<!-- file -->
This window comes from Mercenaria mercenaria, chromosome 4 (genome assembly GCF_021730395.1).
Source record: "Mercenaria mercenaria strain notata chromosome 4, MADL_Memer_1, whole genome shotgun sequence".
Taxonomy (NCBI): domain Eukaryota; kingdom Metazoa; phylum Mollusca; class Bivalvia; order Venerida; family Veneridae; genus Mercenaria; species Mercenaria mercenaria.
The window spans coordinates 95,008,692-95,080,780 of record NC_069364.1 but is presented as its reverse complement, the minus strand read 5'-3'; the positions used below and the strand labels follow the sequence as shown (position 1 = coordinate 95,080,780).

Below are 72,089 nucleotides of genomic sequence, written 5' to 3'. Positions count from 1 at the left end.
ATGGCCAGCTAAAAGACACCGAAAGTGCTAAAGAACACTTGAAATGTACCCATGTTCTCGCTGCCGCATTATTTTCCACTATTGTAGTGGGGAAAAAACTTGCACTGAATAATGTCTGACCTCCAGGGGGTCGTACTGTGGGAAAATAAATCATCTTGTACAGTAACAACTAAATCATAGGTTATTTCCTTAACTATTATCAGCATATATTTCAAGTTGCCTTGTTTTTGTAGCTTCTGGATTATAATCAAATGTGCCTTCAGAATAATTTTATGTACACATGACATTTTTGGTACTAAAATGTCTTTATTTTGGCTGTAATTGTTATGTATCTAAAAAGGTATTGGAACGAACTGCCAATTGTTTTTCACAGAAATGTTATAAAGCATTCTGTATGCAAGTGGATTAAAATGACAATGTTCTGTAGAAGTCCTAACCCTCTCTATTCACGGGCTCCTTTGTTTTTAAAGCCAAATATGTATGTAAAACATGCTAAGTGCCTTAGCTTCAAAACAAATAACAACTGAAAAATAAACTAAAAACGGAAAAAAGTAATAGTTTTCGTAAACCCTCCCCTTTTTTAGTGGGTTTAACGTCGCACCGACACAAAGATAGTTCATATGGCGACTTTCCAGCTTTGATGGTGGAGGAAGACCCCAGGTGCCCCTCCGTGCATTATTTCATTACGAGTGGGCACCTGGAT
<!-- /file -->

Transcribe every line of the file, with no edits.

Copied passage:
This window comes from Mercenaria mercenaria, chromosome 4 (genome assembly GCF_021730395.1).
Source record: "Mercenaria mercenaria strain notata chromosome 4, MADL_Memer_1, whole genome shotgun sequence".
Taxonomy (NCBI): domain Eukaryota; kingdom Metazoa; phylum Mollusca; class Bivalvia; order Venerida; family Veneridae; genus Mercenaria; species Mercenaria mercenaria.
The window spans coordinates 95,008,692-95,080,780 of record NC_069364.1 but is presented as its reverse complement, the minus strand read 5'-3'; the positions used below and the strand labels follow the sequence as shown (position 1 = coordinate 95,080,780).

Below are 72,089 nucleotides of genomic sequence, written 5' to 3'. Positions count from 1 at the left end.
ATGGCCAGCTAAAAGACACCGAAAGTGCTAAAGAACACTTGAAATGTACCCATGTTCTCGCTGCCGCATTATTTTCCACTATTGTAGTGGGGAAAAAACTTGCACTGAATAATGTCTGACCTCCAGGGGGTCGTACTGTGGGAAAATAAATCATCTTGTACAGTAACAACTAAATCATAGGTTATTTCCTTAACTATTATCAGCATATATTTCAAGTTGCCTTGTTTTTGTAGCTTCTGGATTATAATCAAATGTGCCTTCAGAATAATTTTATGTACACATGACATTTTTGGTACTAAAATGTCTTTATTTTGGCTGTAATTGTTATGTATCTAAAAAGGTATTGGAACGAACTGCCAATTGTTTTTCACAGAAATGTTATAAAGCATTCTGTATGCAAGTGGATTAAAATGACAATGTTCTGTAGAAGTCCTAACCCTCTCTATTCACGGGCTCCTTTGTTTTTAAAGCCAAATATGTATGTAAAACATGCTAAGTGCCTTAGCTTCAAAACAAATAACAACTGAAAAATAAACTAAAAACGGAAAAAAGTAATAGTTTTCGTAAACCCTCCCCTTTTTTAGTGGGTTTAACGTCGCACCGACACAAAGATAGTTCATATGGCGACTTTCCAGCTTTGATGGTGGAGGAAGACCCCAGGTGCCCCTCCGTGCATTATTTCATTACGAGTGGGCACCTGGAT